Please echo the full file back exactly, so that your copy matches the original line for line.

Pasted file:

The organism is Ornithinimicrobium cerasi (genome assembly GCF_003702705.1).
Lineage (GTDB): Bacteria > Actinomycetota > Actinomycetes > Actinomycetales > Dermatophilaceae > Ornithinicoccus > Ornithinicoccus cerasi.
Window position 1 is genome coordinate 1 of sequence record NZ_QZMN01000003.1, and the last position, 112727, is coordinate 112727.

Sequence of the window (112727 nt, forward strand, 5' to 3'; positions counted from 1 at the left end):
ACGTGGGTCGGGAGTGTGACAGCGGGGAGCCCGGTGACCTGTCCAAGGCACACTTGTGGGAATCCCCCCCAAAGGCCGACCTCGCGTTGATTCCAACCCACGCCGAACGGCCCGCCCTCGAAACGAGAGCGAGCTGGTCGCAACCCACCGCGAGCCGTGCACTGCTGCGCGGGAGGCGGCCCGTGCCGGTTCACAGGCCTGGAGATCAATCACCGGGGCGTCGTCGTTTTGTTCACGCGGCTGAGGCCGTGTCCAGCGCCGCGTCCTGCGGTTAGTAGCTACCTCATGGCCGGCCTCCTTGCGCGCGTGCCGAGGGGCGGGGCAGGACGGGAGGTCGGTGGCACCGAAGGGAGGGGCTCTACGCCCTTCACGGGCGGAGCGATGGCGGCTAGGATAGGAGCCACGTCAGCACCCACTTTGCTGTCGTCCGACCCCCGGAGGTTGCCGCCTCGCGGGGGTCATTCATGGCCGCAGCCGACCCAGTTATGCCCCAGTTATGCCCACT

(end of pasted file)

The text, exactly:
The organism is Ornithinimicrobium cerasi (genome assembly GCF_003702705.1).
Lineage (GTDB): Bacteria > Actinomycetota > Actinomycetes > Actinomycetales > Dermatophilaceae > Ornithinicoccus > Ornithinicoccus cerasi.
Window position 1 is genome coordinate 1 of sequence record NZ_QZMN01000003.1, and the last position, 112727, is coordinate 112727.

Sequence of the window (112727 nt, forward strand, 5' to 3'; positions counted from 1 at the left end):
ACGTGGGTCGGGAGTGTGACAGCGGGGAGCCCGGTGACCTGTCCAAGGCACACTTGTGGGAATCCCCCCCAAAGGCCGACCTCGCGTTGATTCCAACCCACGCCGAACGGCCCGCCCTCGAAACGAGAGCGAGCTGGTCGCAACCCACCGCGAGCCGTGCACTGCTGCGCGGGAGGCGGCCCGTGCCGGTTCACAGGCCTGGAGATCAATCACCGGGGCGTCGTCGTTTTGTTCACGCGGCTGAGGCCGTGTCCAGCGCCGCGTCCTGCGGTTAGTAGCTACCTCATGGCCGGCCTCCTTGCGCGCGTGCCGAGGGGCGGGGCAGGACGGGAGGTCGGTGGCACCGAAGGGAGGGGCTCTACGCCCTTCACGGGCGGAGCGATGGCGGCTAGGATAGGAGCCACGTCAGCACCCACTTTGCTGTCGTCCGACCCCCGGAGGTTGCCGCCTCGCGGGGGTCATTCATGGCCGCAGCCGACCCAGTTATGCCCCAGTTATGCCCACT